Northern Alberta Institute of Technology

Against the grain: How researchers are transforming Alberta oats into tasty, innovative products

Oat products fit health-conscious and gluten-free, vegan diets


If you ask NAIT research chef Maynard Kolskog (Cooking ’82), oats have a lot to offer the taste buds beyond a bland bowl of porridge.

Over the past several months, he has transformed the grain into oat milk and ice cream. By experimenting with fermentation, he’s created yogurt and even a version of miso, which is traditionally made with soybeans. He’s extruded dough into spiral pasta and employed probiotics and nutritional yeast to replicate the flavour profiles of cheeses such as Danish blue and a smoked gouda.

NAIT research chef Maynard KolskogWith the latter, he even added an ash coating made from charred leeks.

“It’ll give it a nice finish but also a different dimension of flavour,” he says. “It almost looks like an expensive farm cheese.”

From NAIT’s research kitchen, Kolskog plays the role of mad oat scientist – experimenting with new concoctions and recipes with the grain. It’s part of a research partnership with the University of Alberta and the Prairie Oat Growers Association (POGA) to transform oats from humble cereal grain to myriad forms of heart-smart superfoods that fit a variety of consumer diets.

“I’m excited about utilizing the entire grain; it’s very reasonably priced and plus it’s an Alberta product,” says Kolskog.

Aiming for extraordinary

With any recipe, taste is everything. Can a hunk of fermented oat mash, yeast and probiotics really pass itself off as a creamy, salty-pungent blue cheese? Just like a science experiment, there’s a degree of trial and error and testing new hypotheses to prove a concept is fit for the human palate and plate.

“This isn’t Danish blue cheese, but with the right bacterial cultures we are able to get a passable facsimile, which is about the best you can do with any plant-based product,” Kolskog says.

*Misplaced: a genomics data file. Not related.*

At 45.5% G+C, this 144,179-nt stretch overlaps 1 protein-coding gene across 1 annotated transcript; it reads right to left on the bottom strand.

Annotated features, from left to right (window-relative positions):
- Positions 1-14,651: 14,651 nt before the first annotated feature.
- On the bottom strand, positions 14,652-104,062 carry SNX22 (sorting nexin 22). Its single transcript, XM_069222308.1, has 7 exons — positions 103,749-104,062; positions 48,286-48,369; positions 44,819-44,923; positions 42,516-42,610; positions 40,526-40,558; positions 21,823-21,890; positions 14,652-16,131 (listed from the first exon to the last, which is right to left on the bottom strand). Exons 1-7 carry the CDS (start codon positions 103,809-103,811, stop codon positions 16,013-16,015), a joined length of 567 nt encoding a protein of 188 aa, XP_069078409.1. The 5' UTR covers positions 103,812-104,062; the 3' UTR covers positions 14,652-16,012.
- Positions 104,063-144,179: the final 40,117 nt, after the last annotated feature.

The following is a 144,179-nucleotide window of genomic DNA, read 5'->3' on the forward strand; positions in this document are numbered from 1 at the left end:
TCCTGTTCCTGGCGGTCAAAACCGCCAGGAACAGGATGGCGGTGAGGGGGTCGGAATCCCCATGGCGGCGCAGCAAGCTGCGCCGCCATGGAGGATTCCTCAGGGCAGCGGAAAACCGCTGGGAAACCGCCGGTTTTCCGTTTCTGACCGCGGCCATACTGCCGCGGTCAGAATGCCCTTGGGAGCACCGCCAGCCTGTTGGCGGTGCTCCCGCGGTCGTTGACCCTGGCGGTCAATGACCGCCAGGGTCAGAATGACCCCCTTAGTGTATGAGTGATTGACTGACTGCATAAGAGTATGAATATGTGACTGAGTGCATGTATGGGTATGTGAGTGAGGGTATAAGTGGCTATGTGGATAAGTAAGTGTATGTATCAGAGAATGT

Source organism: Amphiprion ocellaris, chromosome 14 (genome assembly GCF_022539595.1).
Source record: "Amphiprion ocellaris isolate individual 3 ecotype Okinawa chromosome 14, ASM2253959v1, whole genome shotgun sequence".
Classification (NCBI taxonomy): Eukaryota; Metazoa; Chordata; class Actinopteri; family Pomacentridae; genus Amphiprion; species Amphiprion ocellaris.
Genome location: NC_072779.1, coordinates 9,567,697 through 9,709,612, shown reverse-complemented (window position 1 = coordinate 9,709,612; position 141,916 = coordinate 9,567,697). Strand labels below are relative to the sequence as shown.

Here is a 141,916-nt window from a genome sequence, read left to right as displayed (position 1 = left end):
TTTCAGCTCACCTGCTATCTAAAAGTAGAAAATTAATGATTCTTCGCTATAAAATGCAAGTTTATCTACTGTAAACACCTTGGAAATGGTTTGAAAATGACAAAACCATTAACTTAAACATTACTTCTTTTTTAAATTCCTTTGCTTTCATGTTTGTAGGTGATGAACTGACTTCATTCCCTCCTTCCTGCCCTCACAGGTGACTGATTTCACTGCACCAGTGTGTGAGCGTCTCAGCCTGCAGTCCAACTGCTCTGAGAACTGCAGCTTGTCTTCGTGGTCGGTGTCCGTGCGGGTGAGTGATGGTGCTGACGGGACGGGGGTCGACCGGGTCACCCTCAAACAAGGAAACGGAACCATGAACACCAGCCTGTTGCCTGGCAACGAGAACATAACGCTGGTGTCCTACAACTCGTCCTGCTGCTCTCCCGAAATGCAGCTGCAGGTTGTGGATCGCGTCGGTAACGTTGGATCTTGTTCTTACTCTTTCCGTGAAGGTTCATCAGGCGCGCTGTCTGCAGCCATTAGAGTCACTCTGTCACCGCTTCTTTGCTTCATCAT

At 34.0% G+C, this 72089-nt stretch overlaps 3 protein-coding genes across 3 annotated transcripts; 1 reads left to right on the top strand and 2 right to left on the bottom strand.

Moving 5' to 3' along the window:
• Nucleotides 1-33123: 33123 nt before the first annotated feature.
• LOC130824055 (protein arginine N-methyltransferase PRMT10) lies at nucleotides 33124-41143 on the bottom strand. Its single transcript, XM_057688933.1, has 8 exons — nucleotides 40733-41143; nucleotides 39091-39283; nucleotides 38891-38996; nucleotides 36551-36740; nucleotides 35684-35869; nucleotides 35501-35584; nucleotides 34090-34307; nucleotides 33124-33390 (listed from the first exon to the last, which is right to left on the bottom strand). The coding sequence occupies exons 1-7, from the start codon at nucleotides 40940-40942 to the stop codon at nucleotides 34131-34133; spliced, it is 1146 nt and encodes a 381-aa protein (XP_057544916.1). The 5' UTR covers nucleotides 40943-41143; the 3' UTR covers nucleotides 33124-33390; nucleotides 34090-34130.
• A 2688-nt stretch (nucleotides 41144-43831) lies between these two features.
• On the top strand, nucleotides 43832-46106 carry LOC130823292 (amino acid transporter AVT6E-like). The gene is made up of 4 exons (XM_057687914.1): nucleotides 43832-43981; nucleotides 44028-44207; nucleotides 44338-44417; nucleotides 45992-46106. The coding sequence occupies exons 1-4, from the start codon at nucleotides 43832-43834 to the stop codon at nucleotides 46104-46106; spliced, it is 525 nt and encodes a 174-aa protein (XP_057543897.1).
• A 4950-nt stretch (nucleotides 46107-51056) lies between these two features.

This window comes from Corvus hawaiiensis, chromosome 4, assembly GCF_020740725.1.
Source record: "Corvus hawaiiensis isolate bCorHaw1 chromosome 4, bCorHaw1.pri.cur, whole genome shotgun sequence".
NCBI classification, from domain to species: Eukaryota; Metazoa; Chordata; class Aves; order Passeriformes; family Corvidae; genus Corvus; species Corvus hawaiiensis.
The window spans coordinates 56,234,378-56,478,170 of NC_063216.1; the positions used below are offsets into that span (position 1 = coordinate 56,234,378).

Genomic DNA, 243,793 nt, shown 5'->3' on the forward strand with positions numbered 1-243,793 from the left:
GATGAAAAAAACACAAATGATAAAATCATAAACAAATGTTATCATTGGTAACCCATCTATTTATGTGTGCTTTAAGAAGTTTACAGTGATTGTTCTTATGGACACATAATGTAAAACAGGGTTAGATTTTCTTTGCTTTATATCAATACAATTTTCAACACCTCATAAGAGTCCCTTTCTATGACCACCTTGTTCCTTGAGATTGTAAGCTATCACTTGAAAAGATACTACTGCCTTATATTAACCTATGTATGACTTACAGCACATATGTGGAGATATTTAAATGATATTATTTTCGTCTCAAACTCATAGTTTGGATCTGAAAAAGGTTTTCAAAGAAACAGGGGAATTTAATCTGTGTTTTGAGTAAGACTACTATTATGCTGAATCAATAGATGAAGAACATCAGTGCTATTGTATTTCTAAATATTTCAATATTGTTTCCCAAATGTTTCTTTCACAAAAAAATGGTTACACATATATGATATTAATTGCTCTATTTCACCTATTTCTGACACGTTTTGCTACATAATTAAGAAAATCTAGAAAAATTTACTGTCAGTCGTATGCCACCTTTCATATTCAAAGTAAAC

Creating something tasty with ingredients that fall outside culinary norms is also what drives Kolskog, a former culinary instructor who introduced molecular gastronomy to the polytechnic. Now, he dedicates all his time to research. He’s part of NAIT’s new Centre for Culinary Innovation, which aims to help the ag sector and businesses become more competitive.

From his lab, he tests and retools recipes until they’re perfect. And he’s not afraid to take his work home, like the time he turned one of his meat substitutes into a vegan beef Wellington, which he served to his daughter over the holidays.

“That’s what I like about a lot of these projects. The challenge is to do quite extraordinary things with them. That’s what I love about the job.”

oat blue cheeseThe blue cheese, for example, isn’t perfect. The texture and mouthfeel is missing the characteristic creaminess of the real thing. But Kolskog is working toward a solution involving cold-pressed canola – another homegrown crop.

“We’re looking at experimenting and doing things that haven’t been done before,” Kolskog says. “The potential is really amazing with this product.”

“That’s what I like about a lot of these projects. The challenge is to do quite extraordinary things with them.”

In addition to his work with oats, Kolskog has helped the U of A develop a healthier ice cream with lentil and barley. He’s also working with industry partners to turn pulses such as kidney beans, peas and white northern beans into soy- and gluten-free meat substitutes.

“They don’t necessarily have the means or the expertise to come up with palatable formulations and recipes, which is why they come to us – to be more innovative,” he says.

Transforming Canadian food and diets

Food scientist and project lead Dr. Lingyun Chen has worked with NAIT on several projects over the past five years, including that healthier ice cream. In that case, she developed a lentil protein but leveraged Kolskog’s expertise to transform it into something tasty.

“He can make food delicious,” she says, “so it’s complementary expertise.”